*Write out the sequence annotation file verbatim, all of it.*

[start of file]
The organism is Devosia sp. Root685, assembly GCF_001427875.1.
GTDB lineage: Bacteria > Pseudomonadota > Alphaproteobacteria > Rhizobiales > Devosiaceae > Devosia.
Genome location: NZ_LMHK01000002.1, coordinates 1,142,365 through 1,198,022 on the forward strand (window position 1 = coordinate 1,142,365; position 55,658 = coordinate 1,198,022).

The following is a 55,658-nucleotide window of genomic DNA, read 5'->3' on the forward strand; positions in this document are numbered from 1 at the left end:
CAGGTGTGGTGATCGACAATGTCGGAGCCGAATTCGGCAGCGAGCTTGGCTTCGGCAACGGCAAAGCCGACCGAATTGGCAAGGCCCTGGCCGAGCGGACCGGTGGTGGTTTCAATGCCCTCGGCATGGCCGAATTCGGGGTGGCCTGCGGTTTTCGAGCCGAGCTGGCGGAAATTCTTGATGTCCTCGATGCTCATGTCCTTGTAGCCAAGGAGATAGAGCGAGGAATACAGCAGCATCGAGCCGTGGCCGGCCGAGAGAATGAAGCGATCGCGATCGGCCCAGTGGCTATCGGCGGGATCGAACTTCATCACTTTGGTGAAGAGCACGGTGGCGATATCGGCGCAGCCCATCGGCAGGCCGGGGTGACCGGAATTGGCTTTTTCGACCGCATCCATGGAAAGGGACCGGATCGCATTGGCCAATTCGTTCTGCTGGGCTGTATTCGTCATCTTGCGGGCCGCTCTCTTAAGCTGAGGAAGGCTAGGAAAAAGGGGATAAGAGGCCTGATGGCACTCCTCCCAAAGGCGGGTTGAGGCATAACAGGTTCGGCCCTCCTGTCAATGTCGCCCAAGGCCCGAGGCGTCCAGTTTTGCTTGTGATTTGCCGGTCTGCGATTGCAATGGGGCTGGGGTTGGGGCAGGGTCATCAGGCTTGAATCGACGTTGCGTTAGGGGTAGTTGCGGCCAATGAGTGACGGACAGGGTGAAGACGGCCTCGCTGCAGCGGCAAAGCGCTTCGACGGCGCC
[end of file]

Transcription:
The organism is Devosia sp. Root685, assembly GCF_001427875.1.
GTDB lineage: Bacteria > Pseudomonadota > Alphaproteobacteria > Rhizobiales > Devosiaceae > Devosia.
Genome location: NZ_LMHK01000002.1, coordinates 1,142,365 through 1,198,022 on the forward strand (window position 1 = coordinate 1,142,365; position 55,658 = coordinate 1,198,022).

The following is a 55,658-nucleotide window of genomic DNA, read 5'->3' on the forward strand; positions in this document are numbered from 1 at the left end:
CAGGTGTGGTGATCGACAATGTCGGAGCCGAATTCGGCAGCGAGCTTGGCTTCGGCAACGGCAAAGCCGACCGAATTGGCAAGGCCCTGGCCGAGCGGACCGGTGGTGGTTTCAATGCCCTCGGCATGGCCGAATTCGGGGTGGCCTGCGGTTTTCGAGCCGAGCTGGCGGAAATTCTTGATGTCCTCGATGCTCATGTCCTTGTAGCCAAGGAGATAGAGCGAGGAATACAGCAGCATCGAGCCGTGGCCGGCCGAGAGAATGAAGCGATCGCGATCGGCCCAGTGGCTATCGGCGGGATCGAACTTCATCACTTTGGTGAAGAGCACGGTGGCGATATCGGCGCAGCCCATCGGCAGGCCGGGGTGACCGGAATTGGCTTTTTCGACCGCATCCATGGAAAGGGACCGGATCGCATTGGCCAATTCGTTCTGCTGGGCTGTATTCGTCATCTTGCGGGCCGCTCTCTTAAGCTGAGGAAGGCTAGGAAAAAGGGGATAAGAGGCCTGATGGCACTCCTCCCAAAGGCGGGTTGAGGCATAACAGGTTCGGCCCTCCTGTCAATGTCGCCCAAGGCCCGAGGCGTCCAGTTTTGCTTGTGATTTGCCGGTCTGCGATTGCAATGGGGCTGGGGTTGGGGCAGGGTCATCAGGCTTGAATCGACGTTGCGTTAGGGGTAGTTGCGGCCAATGAGTGACGGACAGGGTGAAGACGGCCTCGCTGCAGCGGCAAAGCGCTTCGACGGCGCC